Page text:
By the morning of the thirteenth, both the Frye and Seth Bishop households reported unease among their dogs and ''vague sounds and stenches from afar''. The tracks of the Horror are traced to, and around, the altar on Sentinel Hill and back to Cold Spring Glen.


The thirteenth is described as ''a whirlwind of preparation'' for Armitage, Rice and Morgan.


On the night of the thirteenth, Dunwich was again barricaded. In the early hours of the fourteenth (at 3AM) the Elmer Frye household was destroyed.


On Friday 14th, Armitage and his fellow-professors set out for Dunwich, arriving at 1. p.m. They learn of the annihilation of the Fryes and pass the afternoon questioning the Dunwich natives and observing the Frye ruins, the mauled Bishop cattle and the trails of the Horror. Armitage long studies the altar on Sentinel Hill.


Late in the afternoon they discover the empty police-car sent from Aylesbury and learn of the death of the hapless officers who went into Cold Spring Glen.


On the night of the fourteenth, Dunwich is yet again barricaded. The professors mount a guard at the Frye ruins.


On the fifteenth, the Seth Bishop household is destroyed by the Horror during the day. The men of Dunwich attempt to gather at Corey's farm and go to notify the party from Miskatonic.


From the tainted ruins of the Bishop household they take up the track of the Horror and follow it to Sentinel Hill. Morgan observes its ascent through a field-telescope. The party from Miskatonic ascend the hill with Curtis Whateley observing from the bottom through the telescope. Armitage, Rice and Morgan take up position on a small eminence on Sentinel Hill and use the powder they prepared to render the Horror visible. Curtis Whateley has a glimpse of the Horror and is rendered incoherent.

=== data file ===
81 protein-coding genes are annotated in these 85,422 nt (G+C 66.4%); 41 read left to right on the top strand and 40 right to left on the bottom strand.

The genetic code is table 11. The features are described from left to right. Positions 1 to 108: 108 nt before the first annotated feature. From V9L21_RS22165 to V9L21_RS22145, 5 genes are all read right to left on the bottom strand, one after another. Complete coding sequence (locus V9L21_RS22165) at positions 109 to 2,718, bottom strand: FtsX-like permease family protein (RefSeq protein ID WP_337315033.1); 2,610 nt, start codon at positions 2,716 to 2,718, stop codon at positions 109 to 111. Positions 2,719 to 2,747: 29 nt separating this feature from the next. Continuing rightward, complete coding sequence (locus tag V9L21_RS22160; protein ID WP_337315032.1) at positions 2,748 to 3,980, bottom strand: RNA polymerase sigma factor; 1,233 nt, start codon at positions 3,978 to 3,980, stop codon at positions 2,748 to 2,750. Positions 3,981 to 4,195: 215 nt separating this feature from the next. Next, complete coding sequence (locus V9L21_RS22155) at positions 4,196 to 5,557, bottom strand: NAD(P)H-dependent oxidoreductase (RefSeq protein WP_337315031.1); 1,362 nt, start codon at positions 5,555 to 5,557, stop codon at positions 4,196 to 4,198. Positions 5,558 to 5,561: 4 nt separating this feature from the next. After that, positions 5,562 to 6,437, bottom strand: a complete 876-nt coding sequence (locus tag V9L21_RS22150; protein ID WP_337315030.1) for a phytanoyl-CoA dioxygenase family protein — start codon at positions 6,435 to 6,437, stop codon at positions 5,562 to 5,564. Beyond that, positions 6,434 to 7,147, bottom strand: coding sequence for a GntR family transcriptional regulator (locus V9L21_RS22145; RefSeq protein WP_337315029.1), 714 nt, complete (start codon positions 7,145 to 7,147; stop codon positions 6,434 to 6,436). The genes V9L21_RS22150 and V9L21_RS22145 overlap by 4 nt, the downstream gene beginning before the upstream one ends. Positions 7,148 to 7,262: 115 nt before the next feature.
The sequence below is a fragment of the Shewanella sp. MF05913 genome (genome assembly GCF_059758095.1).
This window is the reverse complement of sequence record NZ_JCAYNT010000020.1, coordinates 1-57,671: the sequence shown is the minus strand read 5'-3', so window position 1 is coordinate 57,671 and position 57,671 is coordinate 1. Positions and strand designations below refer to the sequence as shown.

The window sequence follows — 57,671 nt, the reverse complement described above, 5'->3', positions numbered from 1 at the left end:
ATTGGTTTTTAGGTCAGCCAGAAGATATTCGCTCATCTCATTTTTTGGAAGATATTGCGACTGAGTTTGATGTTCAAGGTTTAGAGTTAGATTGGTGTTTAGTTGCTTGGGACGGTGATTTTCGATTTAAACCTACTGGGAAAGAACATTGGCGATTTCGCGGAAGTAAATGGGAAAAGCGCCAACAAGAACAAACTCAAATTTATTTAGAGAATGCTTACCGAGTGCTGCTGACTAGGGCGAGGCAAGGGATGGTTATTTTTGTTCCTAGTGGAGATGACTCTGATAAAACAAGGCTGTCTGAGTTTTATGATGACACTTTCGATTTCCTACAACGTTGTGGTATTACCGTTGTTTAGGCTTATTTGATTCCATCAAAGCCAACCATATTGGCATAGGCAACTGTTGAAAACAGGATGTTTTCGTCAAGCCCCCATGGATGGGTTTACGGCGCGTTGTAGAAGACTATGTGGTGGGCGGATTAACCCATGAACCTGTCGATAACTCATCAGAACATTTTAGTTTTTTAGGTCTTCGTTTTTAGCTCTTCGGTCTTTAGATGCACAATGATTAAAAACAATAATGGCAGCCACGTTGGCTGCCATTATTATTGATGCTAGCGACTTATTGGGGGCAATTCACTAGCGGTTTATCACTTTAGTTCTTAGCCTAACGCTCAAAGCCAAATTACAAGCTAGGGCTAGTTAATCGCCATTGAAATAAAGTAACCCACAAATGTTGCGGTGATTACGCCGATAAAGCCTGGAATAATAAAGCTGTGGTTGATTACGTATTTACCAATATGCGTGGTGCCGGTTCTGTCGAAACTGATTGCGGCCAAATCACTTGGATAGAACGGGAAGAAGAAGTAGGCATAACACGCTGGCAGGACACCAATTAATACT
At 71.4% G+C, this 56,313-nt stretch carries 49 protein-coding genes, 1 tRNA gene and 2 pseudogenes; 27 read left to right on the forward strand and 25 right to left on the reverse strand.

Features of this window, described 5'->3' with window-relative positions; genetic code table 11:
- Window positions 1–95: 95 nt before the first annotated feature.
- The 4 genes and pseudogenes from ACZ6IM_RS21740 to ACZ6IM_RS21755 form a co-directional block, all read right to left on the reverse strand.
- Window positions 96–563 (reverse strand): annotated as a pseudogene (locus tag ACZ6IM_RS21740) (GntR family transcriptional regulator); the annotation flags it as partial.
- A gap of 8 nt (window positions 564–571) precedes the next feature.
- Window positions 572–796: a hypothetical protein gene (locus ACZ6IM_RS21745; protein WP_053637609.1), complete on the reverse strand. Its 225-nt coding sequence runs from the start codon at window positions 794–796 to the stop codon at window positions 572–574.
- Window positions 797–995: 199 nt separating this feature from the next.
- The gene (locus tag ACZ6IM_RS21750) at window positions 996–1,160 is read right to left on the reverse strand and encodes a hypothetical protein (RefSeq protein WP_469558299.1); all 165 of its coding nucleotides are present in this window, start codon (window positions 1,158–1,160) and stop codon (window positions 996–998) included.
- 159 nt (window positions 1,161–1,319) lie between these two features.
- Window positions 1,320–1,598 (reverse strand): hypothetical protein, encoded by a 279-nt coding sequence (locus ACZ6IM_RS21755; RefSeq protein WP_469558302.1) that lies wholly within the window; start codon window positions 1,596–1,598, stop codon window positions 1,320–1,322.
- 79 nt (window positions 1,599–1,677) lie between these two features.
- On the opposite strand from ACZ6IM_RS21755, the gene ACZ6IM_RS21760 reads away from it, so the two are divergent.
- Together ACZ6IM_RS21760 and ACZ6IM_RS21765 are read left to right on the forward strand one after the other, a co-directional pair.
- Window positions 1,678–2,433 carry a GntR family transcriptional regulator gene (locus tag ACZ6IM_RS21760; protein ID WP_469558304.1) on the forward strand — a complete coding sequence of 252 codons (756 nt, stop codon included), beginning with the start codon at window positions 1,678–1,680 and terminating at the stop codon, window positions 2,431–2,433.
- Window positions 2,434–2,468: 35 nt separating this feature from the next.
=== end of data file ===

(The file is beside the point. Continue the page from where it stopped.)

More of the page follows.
The party from Miskatonic recite the ritual that will banish the Horror, and in extremis it calls aloud upon its father, fulfilling Old Whateley's prophecy concerning a son of Lavinny ''a-calling its father's name on the top of Sentinel Hill''.


The professors descend the Hill as Curtis Whateley regains consciousness, warning the men of Dunwich to destroy the altar and stone circles and at last informing them that the Horror was Wilbur's brother, which took more after the father than he did.


It is rather hard to reconcile this deduced chronology with the statement that the Horror lasted until the equinox (the twenty-third). Is it merely a case of loose statement or have I blundered?

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Could the statement simply mean that the Horror came at some point between the start and end dates, not that it was there for the entire duration?

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Yes -- you're quite right. I think I have fallen into the trap of excessive systematisation that I personally dislike in the later work after HPL's death -- he was not to my mind constructing a coherent world, but rather catching often contradictory atmospheres of horror, that often contradict as real myths and legends do. I dislike very much the Tolkienian world and its fellows.

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Nick Storm

Subscribed! This is a much needed timeline for HPL Scholars, let alone gamers. Great start. I'm in the process of moving to new digs or I'd jump in an take a crack at this.

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Thank you. I will keep working at it in consequence -- particularly for HPL scholars as I am not a gamer myself.